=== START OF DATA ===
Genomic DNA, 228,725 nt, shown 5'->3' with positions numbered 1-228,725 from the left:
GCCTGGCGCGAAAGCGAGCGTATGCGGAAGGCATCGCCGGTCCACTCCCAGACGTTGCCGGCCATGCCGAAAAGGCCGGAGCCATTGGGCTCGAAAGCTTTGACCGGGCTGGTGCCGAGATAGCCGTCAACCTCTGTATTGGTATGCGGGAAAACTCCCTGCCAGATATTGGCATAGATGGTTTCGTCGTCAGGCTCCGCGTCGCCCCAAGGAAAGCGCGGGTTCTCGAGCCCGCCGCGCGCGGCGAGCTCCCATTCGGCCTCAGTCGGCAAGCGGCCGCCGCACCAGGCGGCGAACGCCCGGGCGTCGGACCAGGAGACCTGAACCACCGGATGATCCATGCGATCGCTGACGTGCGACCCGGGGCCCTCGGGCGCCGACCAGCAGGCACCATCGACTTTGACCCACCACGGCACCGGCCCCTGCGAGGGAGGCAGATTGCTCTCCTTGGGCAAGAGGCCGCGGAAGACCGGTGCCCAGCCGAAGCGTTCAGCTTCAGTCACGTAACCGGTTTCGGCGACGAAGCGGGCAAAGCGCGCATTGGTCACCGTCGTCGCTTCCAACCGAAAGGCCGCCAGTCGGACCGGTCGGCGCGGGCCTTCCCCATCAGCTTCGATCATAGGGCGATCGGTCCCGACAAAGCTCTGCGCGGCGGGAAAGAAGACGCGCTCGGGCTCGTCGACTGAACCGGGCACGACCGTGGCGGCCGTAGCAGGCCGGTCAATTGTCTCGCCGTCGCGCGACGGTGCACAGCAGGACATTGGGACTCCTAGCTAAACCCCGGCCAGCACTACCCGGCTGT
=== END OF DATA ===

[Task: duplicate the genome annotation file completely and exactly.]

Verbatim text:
Genomic DNA, 228,725 nt, shown 5'->3' with positions numbered 1-228,725 from the left:
GCCTGGCGCGAAAGCGAGCGTATGCGGAAGGCATCGCCGGTCCACTCCCAGACGTTGCCGGCCATGCCGAAAAGGCCGGAGCCATTGGGCTCGAAAGCTTTGACCGGGCTGGTGCCGAGATAGCCGTCAACCTCTGTATTGGTATGCGGGAAAACTCCCTGCCAGATATTGGCATAGATGGTTTCGTCGTCAGGCTCCGCGTCGCCCCAAGGAAAGCGCGGGTTCTCGAGCCCGCCGCGCGCGGCGAGCTCCCATTCGGCCTCAGTCGGCAAGCGGCCGCCGCACCAGGCGGCGAACGCCCGGGCGTCGGACCAGGAGACCTGAACCACCGGATGATCCATGCGATCGCTGACGTGCGACCCGGGGCCCTCGGGCGCCGACCAGCAGGCACCATCGACTTTGACCCACCACGGCACCGGCCCCTGCGAGGGAGGCAGATTGCTCTCCTTGGGCAAGAGGCCGCGGAAGACCGGTGCCCAGCCGAAGCGTTCAGCTTCAGTCACGTAACCGGTTTCGGCGACGAAGCGGGCAAAGCGCGCATTGGTCACCGTCGTCGCTTCCAACCGAAAGGCCGCCAGTCGGACCGGTCGGCGCGGGCCTTCCCCATCAGCTTCGATCATAGGGCGATCGGTCCCGACAAAGCTCTGCGCGGCGGGAAAGAAGACGCGCTCGGGCTCGTCGACTGAACCGGGCACGACCGTGGCGGCCGTAGCAGGCCGGTCAATTGTCTCGCCGTCGCGCGACGGTGCACAGCAGGACATTGGGACTCCTAGCTAAACCCCGGCCAGCACTACCCGGCTGT